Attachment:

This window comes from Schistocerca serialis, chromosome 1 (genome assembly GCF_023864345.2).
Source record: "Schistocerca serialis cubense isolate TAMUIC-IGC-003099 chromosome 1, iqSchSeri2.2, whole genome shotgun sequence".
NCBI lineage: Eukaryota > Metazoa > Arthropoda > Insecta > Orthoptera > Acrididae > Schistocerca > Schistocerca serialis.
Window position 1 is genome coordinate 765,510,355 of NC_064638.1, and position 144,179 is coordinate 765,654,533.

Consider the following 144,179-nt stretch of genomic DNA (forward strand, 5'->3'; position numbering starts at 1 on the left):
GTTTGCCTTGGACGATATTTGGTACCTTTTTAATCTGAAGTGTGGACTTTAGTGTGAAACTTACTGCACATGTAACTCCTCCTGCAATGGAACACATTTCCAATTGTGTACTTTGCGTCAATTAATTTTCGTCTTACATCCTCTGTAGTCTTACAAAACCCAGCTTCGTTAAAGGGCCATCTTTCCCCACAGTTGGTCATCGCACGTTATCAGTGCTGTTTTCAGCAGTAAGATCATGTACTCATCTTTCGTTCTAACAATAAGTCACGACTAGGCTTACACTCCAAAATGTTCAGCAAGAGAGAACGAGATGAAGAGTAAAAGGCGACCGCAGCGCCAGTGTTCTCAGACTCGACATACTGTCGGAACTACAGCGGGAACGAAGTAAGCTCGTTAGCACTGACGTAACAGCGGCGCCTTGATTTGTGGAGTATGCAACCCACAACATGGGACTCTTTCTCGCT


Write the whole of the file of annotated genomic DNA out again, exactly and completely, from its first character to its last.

This window comes from Schistocerca serialis, chromosome 1 (genome assembly GCF_023864345.2).
Source record: "Schistocerca serialis cubense isolate TAMUIC-IGC-003099 chromosome 1, iqSchSeri2.2, whole genome shotgun sequence".
NCBI lineage: Eukaryota > Metazoa > Arthropoda > Insecta > Orthoptera > Acrididae > Schistocerca > Schistocerca serialis.
Window position 1 is genome coordinate 765,510,355 of NC_064638.1, and position 144,179 is coordinate 765,654,533.

Consider the following 144,179-nt stretch of genomic DNA (forward strand, 5'->3'; position numbering starts at 1 on the left):
GTTTGCCTTGGACGATATTTGGTACCTTTTTAATCTGAAGTGTGGACTTTAGTGTGAAACTTACTGCACATGTAACTCCTCCTGCAATGGAACACATTTCCAATTGTGTACTTTGCGTCAATTAATTTTCGTCTTACATCCTCTGTAGTCTTACAAAACCCAGCTTCGTTAAAGGGCCATCTTTCCCCACAGTTGGTCATCGCACGTTATCAGTGCTGTTTTCAGCAGTAAGATCATGTACTCATCTTTCGTTCTAACAATAAGTCACGACTAGGCTTACACTCCAAAATGTTCAGCAAGAGAGAACGAGATGAAGAGTAAAAGGCGACCGCAGCGCCAGTGTTCTCAGACTCGACATACTGTCGGAACTACAGCGGGAACGAAGTAAGCTCGTTAGCACTGACGTAACAGCGGCGCCTTGATTTGTGGAGTATGCAACCCACAACATGGGACTCTTTCTCGCT